I know, I know. It’s barely past Valentine’s Day and love is still in the air. And I’m not against romance. I’m happily married. I believe in love at first sight and happily-ever-after fairy tales. I cry at sentimental stories, romantic comedies, and commercials.
Those are all disclaimers to prove I’m not some bitter old lady. (Although the “old” part is debatable.)
But I just can’t wrap my head around what’s happened to the wedding business. And I mean “business” in the broadest sense.
It’s enough that weddings have become events arranged by planners like a military campaign—now they cost as much, too. (I promise this is the only time in this post I’ll mention the name Kardashian.)
And the pressure starts way before the walk down the aisle.
It’s pretty ironic for someone of my generation who fought for what men had—lately I’ve found myself feeling sorry for men when it comes to getting married.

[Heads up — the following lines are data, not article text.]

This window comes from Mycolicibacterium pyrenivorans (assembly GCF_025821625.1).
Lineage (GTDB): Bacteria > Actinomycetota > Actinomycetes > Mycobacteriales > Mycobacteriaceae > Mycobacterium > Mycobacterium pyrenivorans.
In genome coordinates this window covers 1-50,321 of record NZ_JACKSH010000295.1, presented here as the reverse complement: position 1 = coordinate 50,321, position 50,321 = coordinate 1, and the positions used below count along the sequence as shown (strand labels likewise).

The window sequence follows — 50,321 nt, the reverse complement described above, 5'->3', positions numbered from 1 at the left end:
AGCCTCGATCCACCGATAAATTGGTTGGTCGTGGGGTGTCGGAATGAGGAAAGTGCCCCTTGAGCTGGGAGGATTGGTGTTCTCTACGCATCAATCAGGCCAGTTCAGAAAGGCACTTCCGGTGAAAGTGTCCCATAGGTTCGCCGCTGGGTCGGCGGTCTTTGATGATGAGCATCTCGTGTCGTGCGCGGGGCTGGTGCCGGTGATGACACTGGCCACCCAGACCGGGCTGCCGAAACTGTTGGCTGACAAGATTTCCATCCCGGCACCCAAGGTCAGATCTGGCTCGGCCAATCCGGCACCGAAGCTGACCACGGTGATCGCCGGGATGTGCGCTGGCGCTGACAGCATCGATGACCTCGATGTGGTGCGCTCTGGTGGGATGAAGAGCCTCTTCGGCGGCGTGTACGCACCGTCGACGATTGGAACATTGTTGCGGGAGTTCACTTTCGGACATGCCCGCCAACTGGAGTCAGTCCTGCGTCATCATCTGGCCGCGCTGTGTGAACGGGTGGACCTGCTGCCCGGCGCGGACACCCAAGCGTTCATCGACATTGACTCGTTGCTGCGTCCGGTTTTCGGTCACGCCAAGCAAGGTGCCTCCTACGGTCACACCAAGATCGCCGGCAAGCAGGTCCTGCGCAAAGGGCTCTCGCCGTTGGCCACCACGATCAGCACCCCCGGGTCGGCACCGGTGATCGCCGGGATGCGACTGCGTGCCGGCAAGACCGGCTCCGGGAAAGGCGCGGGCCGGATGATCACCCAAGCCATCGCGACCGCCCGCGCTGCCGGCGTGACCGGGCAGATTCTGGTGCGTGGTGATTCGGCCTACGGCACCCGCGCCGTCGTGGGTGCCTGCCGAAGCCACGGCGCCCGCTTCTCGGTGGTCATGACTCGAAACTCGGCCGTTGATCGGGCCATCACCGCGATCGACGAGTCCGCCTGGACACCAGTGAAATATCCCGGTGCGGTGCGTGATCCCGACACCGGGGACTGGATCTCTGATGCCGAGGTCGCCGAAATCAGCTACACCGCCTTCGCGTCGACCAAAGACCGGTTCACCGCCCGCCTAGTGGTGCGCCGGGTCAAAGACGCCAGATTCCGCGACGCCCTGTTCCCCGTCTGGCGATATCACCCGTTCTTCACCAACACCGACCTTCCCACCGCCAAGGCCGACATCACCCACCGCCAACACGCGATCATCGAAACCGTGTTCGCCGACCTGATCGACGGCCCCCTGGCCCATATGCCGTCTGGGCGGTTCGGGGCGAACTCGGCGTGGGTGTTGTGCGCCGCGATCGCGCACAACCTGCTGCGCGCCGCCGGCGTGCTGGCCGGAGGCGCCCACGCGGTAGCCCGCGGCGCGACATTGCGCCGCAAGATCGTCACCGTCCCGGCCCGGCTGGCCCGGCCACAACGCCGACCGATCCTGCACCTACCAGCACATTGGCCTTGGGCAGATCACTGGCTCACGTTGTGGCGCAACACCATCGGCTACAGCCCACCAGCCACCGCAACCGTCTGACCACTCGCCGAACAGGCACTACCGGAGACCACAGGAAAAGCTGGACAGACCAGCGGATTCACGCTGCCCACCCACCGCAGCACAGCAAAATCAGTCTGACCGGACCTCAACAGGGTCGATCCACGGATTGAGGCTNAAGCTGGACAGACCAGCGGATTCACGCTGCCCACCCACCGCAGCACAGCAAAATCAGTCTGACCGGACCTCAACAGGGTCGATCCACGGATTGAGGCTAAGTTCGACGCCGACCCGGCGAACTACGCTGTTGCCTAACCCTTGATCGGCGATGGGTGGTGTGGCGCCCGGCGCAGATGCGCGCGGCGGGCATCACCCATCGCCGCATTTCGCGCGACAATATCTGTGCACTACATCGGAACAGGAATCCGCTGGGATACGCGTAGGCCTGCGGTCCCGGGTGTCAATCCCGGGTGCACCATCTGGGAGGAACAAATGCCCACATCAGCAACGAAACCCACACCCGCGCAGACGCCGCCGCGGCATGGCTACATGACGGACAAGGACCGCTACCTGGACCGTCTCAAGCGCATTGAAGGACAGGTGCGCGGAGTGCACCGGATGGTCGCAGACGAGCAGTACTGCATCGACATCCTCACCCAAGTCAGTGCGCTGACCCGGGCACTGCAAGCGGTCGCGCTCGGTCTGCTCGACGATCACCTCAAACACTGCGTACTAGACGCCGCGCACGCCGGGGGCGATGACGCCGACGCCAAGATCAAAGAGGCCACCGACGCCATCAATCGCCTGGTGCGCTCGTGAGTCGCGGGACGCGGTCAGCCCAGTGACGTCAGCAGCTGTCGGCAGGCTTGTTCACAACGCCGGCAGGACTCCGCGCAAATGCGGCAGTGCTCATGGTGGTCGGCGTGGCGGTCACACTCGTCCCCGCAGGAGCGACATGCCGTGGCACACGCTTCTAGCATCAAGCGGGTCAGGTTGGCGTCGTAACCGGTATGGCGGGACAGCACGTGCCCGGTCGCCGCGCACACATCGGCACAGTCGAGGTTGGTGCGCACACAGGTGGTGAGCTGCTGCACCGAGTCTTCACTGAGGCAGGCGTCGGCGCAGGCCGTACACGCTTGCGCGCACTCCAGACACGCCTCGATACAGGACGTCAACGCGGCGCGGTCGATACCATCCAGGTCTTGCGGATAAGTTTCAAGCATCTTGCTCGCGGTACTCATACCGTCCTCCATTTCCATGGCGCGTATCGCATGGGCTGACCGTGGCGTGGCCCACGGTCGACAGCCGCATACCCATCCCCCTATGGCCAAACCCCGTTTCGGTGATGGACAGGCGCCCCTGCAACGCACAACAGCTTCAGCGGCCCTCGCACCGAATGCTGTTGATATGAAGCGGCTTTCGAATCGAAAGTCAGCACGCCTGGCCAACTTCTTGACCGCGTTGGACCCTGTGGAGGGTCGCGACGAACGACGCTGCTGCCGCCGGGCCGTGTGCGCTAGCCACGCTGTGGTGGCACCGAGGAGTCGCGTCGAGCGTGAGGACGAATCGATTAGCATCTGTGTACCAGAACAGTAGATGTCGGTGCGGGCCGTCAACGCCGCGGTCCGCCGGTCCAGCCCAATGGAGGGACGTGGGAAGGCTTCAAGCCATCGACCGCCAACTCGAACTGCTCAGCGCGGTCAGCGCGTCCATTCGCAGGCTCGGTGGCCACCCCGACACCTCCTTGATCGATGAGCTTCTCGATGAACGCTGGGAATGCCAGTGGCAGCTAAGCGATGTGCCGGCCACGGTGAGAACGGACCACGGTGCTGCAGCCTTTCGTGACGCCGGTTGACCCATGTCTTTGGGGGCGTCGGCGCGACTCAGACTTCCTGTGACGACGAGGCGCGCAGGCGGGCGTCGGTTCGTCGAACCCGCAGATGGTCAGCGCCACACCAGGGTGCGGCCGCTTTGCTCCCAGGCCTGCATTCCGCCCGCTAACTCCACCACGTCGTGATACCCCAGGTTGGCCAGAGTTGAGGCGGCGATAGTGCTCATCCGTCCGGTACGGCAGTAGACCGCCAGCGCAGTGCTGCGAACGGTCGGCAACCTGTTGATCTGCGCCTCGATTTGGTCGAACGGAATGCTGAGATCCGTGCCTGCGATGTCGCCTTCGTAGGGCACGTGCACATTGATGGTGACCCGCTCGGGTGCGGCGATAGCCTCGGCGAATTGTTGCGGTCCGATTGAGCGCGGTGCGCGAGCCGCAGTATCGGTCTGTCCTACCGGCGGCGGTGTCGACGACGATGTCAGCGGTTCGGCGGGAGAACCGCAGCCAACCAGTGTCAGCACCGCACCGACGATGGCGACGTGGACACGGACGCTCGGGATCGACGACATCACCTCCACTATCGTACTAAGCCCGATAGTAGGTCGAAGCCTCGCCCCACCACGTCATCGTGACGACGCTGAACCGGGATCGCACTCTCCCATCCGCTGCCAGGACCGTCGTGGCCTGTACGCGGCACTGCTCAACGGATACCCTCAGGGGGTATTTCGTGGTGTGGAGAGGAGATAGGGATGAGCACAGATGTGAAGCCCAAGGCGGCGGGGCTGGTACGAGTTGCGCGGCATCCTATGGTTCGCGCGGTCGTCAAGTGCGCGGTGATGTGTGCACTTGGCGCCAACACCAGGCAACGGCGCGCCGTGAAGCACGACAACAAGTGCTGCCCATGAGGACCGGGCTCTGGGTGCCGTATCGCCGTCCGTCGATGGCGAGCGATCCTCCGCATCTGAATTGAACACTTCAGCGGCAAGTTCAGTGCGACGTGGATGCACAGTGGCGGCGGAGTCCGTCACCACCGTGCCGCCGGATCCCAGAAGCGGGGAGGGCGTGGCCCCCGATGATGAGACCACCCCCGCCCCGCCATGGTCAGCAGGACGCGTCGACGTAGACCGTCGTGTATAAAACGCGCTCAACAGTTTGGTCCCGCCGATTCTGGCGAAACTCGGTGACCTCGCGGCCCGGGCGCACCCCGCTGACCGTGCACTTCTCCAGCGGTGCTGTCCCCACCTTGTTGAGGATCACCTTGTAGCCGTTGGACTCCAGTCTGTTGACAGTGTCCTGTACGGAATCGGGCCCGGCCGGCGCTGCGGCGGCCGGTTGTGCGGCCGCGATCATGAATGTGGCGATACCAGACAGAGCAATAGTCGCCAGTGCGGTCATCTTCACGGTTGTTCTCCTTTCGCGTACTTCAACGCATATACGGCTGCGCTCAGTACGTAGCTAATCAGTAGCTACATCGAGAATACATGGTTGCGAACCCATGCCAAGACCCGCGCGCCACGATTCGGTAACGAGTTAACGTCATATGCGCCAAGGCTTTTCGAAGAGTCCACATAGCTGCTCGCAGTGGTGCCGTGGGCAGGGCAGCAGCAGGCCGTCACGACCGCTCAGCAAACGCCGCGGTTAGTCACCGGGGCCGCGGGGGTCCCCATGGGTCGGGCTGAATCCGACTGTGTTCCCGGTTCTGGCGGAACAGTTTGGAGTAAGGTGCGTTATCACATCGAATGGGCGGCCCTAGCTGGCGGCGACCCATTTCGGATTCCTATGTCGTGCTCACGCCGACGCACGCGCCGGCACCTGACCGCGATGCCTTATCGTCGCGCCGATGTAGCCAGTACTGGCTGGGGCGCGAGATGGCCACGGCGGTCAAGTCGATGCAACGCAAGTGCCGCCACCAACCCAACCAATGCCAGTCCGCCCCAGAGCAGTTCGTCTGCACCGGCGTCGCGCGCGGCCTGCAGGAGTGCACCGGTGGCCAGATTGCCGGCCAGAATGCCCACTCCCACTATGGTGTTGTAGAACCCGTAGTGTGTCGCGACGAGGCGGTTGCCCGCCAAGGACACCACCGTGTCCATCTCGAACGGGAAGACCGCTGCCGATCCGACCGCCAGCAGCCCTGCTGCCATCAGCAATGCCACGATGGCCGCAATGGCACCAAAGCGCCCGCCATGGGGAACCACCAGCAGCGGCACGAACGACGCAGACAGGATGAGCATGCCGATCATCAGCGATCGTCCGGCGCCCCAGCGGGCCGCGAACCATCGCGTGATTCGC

First of all, the ring. Many women make clear that they expect a certain standard to be met. And I thought it was men who always believe size matters.
Even worse is what’s happened to the proposal. It used to be a private moment that was sweet, spontaneous, even stumbling—but always sincere.
Now it’s become orchestrated —hand in hand with the ring, it’s the first hurdle men have to scale to give the bride the perfect fairy tale.
Do women really care if it’s elaborate? Or original—as long as it’s real? Does it have to be YouTube-worthy? All that should matter is that the man is coming from the heart.
And the bended knee thing? It might be quaint in the movies or on The Bachelor, but when did it become obligatory?
I admit, I’ve seen some cute examples of proposals. Thanks to YouTube, we all have. Like the one where the girl is with her brother watching a movie preview that her boyfriend created leading up to his proposal.
How does a guy top that?
Maybe I’m cynical—but wouldn’t you want the proposal to reflect the man you’re marrying, not the consultant?
I have my own proposal: that men—and women–stop buying into the manufactured romance—and start remembering love is about the sentiment, not the spectacle.
Meanwhile, watch this video. You have to wonder whether this guy hired proposal consultants— and more importantly, if he can get his money back: